Turkish Assets Jump as Erdogan Tilts Toward NATO Deal
The cost of insuring Turkey’s bonds against default sunk after President Recep Tayyip Erdogan agreed to stop blocking Sweden’s bid to join the NATO military alliance, reducing geopolitical tensions weighing on the country.
“Make no mistake, this is a very big deal for Turkey,” said Win Thin, global head of currency strategy at Brown Brothers Harriman & Co. “Perhaps this is yet another baby step toward Turkey becoming investable once again.”
Geopolitical risks have helped sap demand for Turkish assets as ties between Erdogan and key western allies had been strained by Istanbul’s blockade of Sweden’s membership in NATO and its purchase of a Russian missile system. Since the election, however, Erdogan has been gradually warming relations and rolling back unorthodox economic policies in hopes of luring back foreign capital to rejuvenate the Turkish economy.
“After years of deteriorating relations with the West, it appears that Turkey is finally realizing that closer relations with Russia was not a good look,” BBH’s Thin said.
In another encouraging sign for investors, Erdogan is due to meet US President Joe Biden at a NATO summit in Lithuania in Tuesday, where they’re due to discuss Turkey’s request to purchase F-16 jets.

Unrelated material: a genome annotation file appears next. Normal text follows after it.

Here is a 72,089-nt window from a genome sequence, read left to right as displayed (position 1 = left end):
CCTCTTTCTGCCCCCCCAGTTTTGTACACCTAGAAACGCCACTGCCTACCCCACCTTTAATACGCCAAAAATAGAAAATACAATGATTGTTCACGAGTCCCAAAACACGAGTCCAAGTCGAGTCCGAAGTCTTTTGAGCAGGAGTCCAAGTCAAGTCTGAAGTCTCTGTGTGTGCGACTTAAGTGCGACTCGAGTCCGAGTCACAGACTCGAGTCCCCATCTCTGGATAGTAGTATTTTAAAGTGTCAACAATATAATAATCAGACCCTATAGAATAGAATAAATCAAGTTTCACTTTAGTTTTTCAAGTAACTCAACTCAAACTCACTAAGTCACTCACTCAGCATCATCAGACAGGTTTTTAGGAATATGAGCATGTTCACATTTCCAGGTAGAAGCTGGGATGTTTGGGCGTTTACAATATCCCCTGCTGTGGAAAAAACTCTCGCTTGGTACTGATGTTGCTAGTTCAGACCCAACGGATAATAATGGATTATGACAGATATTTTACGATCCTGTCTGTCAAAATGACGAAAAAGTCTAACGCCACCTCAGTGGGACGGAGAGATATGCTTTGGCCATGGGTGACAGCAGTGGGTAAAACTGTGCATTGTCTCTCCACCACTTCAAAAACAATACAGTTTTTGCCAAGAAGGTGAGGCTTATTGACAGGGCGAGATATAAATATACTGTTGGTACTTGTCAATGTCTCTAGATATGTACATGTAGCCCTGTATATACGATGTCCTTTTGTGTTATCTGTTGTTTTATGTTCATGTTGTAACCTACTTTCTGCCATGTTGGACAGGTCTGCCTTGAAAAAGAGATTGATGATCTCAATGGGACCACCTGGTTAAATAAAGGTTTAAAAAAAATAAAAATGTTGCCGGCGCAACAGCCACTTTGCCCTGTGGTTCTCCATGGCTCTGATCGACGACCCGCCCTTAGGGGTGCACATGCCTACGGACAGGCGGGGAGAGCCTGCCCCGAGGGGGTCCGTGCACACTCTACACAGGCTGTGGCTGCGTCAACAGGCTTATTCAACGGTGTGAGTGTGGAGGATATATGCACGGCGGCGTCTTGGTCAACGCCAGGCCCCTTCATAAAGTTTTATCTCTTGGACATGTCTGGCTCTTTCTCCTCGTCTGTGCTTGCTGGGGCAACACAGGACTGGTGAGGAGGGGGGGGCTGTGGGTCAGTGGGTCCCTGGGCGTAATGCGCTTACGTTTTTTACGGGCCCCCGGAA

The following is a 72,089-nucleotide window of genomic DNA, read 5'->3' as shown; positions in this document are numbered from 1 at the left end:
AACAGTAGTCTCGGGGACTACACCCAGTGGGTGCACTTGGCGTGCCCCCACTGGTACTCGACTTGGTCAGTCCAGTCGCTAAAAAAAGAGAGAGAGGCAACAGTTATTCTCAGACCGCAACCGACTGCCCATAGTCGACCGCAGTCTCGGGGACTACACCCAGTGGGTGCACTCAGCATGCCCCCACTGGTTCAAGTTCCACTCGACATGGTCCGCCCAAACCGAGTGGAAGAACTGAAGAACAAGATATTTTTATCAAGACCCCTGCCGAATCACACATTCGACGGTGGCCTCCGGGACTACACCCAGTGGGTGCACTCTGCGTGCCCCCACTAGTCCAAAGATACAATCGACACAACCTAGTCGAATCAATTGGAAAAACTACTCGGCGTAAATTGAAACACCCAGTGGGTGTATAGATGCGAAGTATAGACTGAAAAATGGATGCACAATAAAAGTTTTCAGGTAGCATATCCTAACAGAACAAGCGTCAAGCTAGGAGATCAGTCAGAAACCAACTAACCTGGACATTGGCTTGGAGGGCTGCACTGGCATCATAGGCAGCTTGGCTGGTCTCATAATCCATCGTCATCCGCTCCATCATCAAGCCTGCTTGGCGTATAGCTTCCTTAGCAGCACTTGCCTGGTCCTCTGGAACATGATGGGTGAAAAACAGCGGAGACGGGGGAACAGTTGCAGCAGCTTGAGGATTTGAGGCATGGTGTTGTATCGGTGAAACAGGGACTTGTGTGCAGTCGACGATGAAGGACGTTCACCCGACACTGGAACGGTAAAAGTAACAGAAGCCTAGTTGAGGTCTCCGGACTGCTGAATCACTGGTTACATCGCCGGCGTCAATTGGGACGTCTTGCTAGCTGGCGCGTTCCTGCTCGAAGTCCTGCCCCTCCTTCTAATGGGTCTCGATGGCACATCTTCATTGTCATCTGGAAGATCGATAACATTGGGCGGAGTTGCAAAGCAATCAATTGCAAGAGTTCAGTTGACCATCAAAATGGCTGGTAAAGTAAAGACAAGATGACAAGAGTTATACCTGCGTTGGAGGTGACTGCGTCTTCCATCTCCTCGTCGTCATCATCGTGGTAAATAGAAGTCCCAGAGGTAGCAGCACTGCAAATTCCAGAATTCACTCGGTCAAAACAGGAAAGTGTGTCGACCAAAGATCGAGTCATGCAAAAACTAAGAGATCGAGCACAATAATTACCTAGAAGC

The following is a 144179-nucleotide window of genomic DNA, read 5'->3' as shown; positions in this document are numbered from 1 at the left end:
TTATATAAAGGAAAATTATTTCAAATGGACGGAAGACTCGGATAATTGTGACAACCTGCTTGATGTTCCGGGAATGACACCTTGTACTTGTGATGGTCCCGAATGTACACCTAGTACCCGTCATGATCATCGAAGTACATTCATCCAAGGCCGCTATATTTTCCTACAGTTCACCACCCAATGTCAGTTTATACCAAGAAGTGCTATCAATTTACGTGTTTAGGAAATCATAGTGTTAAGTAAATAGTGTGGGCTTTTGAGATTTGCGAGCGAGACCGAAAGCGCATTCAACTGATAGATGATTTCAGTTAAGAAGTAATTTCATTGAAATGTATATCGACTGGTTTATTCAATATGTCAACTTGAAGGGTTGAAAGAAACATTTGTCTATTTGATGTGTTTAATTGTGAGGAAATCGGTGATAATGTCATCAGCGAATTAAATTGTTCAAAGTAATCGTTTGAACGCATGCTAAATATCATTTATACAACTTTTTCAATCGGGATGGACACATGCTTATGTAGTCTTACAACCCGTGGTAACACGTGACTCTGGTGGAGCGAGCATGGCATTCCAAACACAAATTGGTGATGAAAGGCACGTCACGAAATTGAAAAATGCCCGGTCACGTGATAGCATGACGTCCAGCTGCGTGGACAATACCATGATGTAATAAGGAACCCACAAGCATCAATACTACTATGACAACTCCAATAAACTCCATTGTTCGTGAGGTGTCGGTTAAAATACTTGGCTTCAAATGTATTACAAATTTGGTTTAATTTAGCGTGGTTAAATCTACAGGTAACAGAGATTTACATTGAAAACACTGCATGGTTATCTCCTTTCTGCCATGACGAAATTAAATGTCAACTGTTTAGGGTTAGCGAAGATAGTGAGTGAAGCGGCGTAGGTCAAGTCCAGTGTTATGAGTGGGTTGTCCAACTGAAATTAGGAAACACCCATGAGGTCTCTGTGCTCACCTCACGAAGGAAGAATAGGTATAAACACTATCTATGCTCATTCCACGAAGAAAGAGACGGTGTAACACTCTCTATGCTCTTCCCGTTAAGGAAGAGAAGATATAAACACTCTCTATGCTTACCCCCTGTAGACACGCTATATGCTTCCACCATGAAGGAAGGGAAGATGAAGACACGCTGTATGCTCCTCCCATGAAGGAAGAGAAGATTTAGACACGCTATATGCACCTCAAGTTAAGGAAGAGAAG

Turkey’s lira’s traded 0.1% weaker at 26.11 against the dollar, continuing its depreciation since Turkish authorities allowed more currency flexibility in the wake of the ballot, part of its approach of gradually abandoning unorthodox economic policies. The yield on Turkey’s 10-year dollar bond fell 28 basis points to 8.74% while the benchmark Borsa Istanbul Banks Index rose 4.9%
With the country’s foreign currency reserves depleted and with more than $200 billion of debt payments coming due, Erdogan is looking to plug an investment gap. The president will visit United Arab Emirates, Saudi Arabia and Qatar between July 17-19.
Meanwhile, Turkish Treasury & Finance Minister Mehmet Simsek said a rise in central bank reserves in June was “encouraging.”
“The NATO deal, growing reserves, even a gradual shift to orthodox policies and expectations of more money from the Gulf are all aiding the positive sentiment and leading to drop on risk measures,” said Viktor Szabo, an investment director at Abrdn in London.